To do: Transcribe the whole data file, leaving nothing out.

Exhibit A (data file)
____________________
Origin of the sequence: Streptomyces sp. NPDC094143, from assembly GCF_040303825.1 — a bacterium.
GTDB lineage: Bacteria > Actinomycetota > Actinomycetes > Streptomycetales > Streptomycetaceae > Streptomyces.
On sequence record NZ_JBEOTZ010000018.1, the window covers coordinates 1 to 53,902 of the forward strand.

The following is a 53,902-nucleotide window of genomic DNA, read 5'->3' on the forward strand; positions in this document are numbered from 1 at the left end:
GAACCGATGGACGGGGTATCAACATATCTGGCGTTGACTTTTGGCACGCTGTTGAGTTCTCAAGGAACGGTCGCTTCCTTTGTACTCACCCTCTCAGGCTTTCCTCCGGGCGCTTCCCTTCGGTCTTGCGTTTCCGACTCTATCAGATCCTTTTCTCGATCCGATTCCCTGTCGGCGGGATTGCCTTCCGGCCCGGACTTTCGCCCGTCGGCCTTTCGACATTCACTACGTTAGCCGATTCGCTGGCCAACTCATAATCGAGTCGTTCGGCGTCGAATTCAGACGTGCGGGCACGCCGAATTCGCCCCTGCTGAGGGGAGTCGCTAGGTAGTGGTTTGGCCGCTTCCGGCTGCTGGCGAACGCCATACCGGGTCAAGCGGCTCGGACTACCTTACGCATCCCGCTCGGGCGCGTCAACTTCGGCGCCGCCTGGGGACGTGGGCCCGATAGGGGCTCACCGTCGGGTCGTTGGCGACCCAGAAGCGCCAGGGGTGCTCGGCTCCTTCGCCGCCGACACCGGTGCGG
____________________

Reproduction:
Origin of the sequence: Streptomyces sp. NPDC094143, from assembly GCF_040303825.1 — a bacterium.
GTDB lineage: Bacteria > Actinomycetota > Actinomycetes > Streptomycetales > Streptomycetaceae > Streptomyces.
On sequence record NZ_JBEOTZ010000018.1, the window covers coordinates 1 to 53,902 of the forward strand.

The following is a 53,902-nucleotide window of genomic DNA, read 5'->3' on the forward strand; positions in this document are numbered from 1 at the left end:
GAACCGATGGACGGGGTATCAACATATCTGGCGTTGACTTTTGGCACGCTGTTGAGTTCTCAAGGAACGGTCGCTTCCTTTGTACTCACCCTCTCAGGCTTTCCTCCGGGCGCTTCCCTTCGGTCTTGCGTTTCCGACTCTATCAGATCCTTTTCTCGATCCGATTCCCTGTCGGCGGGATTGCCTTCCGGCCCGGACTTTCGCCCGTCGGCCTTTCGACATTCACTACGTTAGCCGATTCGCTGGCCAACTCATAATCGAGTCGTTCGGCGTCGAATTCAGACGTGCGGGCACGCCGAATTCGCCCCTGCTGAGGGGAGTCGCTAGGTAGTGGTTTGGCCGCTTCCGGCTGCTGGCGAACGCCATACCGGGTCAAGCGGCTCGGACTACCTTACGCATCCCGCTCGGGCGCGTCAACTTCGGCGCCGCCTGGGGACGTGGGCCCGATAGGGGCTCACCGTCGGGTCGTTGGCGACCCAGAAGCGCCAGGGGTGCTCGGCTCCTTCGCCGCCGACACCGGTGCGG